How Much Does It Cost To Live in Bangkok?

Living in Bangkok is different than being a tourist. With 30 baht beers and 50 baht meals, the country is very cheap for visitors with plenty of spending money. However if you’re based in Thailand and have a modest salary, money can be spent rather quickly and catch you unawares.

The cost of living widely depends on a number of factors. I’ve been living here with my boyfriend for nearly three months now and am just now starting to get a grasp of how much we spend.

A good rule of thumb is: the more you aim towards living like the locals, the cheaper it will be. I live somewhere near the middle.

Rent is your biggest single monthly expense, which makes it one of the most determining factors. There are countless condos to choose from in all areas of town. These vary from a studio apartment sans kitchen and air-conditioning for 8,000 baht to glitzy new serviced condos for 35,000+ baht a month. Many places come furnished, which spares you the cost of furniture shopping. Location-wise you can survive anywhere, but most expats prefer to be in walking distance to a MRT or BTS mass-transit station. If you aren’t, you will need to use a taxi (or own a motorbike), which can result in hours of wallowing in Bangkok’s notorious traffic. The area where many expats like to live on is Sukhumvit, the main road and entertainment hub of the city. Asok, Phrom Phong, and Thong Lor districts lining Sukhumvit are the hippest—and consequently result in premium prices. The Silom and Sathorn area, considered the business district, is another popular living locale. Another factor to consider is how safe the area is. Is there 24-hour security? Do you feel comfortable walking home at night? More miscellaneous factors that will impact costs are amenities (pool, gym, etc.) and the furniture—Is it dated, new, to your taste?

In comparison, I live in a non-serviced, full-furnished large studio for 18,000 baht a month. It is in Ekkamai, one stop away from Thong Lor on the BTS. The condo is fairly new with high security and the standard amenities. It comes with modern furniture, granite countertops, and floor-to-ceiling glass doors that separate the kitchen, bedroom, and living room.

Utilities naturally come next. Water is cheap and normally is no more than 200 baht a month. How much air conditioning you use makes the difference between 1000 baht to 3000 baht a month for electricity. Then there’s Internet and cable. For English-language channels, expect to pay about 1500 baht a month for cable. High-speed wireless Internet can be had for about 600 baht, router included on a year contract. The cost of cell phone service depends wildly.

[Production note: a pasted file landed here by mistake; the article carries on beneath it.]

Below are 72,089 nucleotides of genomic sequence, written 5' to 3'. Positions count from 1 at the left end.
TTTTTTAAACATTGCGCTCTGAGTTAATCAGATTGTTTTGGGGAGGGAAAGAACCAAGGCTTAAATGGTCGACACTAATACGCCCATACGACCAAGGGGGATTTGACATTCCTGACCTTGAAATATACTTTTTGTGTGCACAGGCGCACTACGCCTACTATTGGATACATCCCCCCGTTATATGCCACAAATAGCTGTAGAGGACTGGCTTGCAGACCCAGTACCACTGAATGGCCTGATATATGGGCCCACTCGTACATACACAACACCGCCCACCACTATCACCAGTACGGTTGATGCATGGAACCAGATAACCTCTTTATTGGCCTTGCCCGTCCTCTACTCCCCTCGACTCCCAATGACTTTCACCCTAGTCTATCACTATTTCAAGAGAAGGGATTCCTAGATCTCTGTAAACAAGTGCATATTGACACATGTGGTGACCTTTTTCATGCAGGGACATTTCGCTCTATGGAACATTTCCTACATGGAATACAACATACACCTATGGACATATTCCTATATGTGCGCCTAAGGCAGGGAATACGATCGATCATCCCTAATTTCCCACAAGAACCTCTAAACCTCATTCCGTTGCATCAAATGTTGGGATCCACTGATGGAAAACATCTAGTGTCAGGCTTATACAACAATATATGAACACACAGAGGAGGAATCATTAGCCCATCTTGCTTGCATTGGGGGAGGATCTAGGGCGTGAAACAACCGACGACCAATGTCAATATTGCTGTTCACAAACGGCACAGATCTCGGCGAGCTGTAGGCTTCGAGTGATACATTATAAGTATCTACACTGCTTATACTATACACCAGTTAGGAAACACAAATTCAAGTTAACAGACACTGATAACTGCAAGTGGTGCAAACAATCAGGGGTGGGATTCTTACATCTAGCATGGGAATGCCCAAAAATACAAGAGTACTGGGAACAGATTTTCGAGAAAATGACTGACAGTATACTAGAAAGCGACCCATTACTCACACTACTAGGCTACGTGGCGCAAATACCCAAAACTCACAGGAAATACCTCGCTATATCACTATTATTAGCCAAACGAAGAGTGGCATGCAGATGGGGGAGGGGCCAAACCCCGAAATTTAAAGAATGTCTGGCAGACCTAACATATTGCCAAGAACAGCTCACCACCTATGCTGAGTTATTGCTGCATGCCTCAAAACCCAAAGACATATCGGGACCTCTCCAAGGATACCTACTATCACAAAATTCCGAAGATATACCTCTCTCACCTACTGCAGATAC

We don’t watch television, so we save lots of money. We are also very conservative with the water and electricity, costing me 90 baht and 1000 baht a month, respectively.  Internet is 600 baht a month. We use a cheap pre-paid phones, costing us 300 a month for texting and calls.

Transport costs have a way of sneaking up on you. Using the BTS or MRT can cost around 1000-2000 baht a month, especially if commuting daily to an office. Add another 1000 baht for taxis if you are out on the town regularly.

I don’t commute, but my significant other does. He spends 2000 baht a month on the BTS for 100 pre-paid trips at 20 baht each (there’s a discount for buying a pre-paid trip pass). We rarely use taxis, but they run us about 100 baht a trip.

Food is where eating like a Thai versus a Westerner truly makes a difference. You can get Thai food from stalls anywhere between 20-50 baht. Fresh fruit is readily available on the streets. Most Western food in general is expensive, usually in the range of 200-400 baht for a standard Indian curry, Mexican burrito, or Australian beef burger. Costs are also high for the upscale supermarkets, such as Gourmet Market or Big C. Surprisingly, many people find it more expensive to cook at home than to eat out. Unsurprisingly, most expats get sick of Thai food eventually, which will raise food costs over time.

We eat somewhere in the middle. We eat a good amount of Thai food, supplemented with home cooking (about 150 baht for 2 people) and Western splurges. Our guilty pleasure is a weekly large stuffed crust pizza for 580 baht a pop. We approximately spend 12000 baht a month on food.

Alcohol costs are determined by drinking out versus drinking in. A small Thai domestic such as Chang or Singha is around 30 baht at 7-11 or a supermarket. At a bar, the same will be 70, or up to 100 a glass in a swank establishment. Imported European beers or ciders can run up to 200-250 a pint. Wine is very expensive as well, with the cheapest drinkable bottle running at about 400 baht and a glass at a restaurant running from 100-200 baht on average.

We are pretty conservative on drinking, we’ll grab a few large San Miguels a week for 57 baht each at the supermarket. Every few weeks, we’ll buy a bottle of swine or grab a drink out. Maybe we’ll spend 2000 baht per month on alcohol.

Our total per month (two people)
18000 rent
1990 bills
3000 transportation
12000 food
2000 alcohol
Total: 36,990 baht a month

Of course, this covers just the basics. Account for extra money for contingencies, such as visa runs. Not to mention unaccounted for expenses such as household goods, clothes, and entertainment. There are countless variables, but I hope this helps you get an idea of the average costs of living in Bangkok.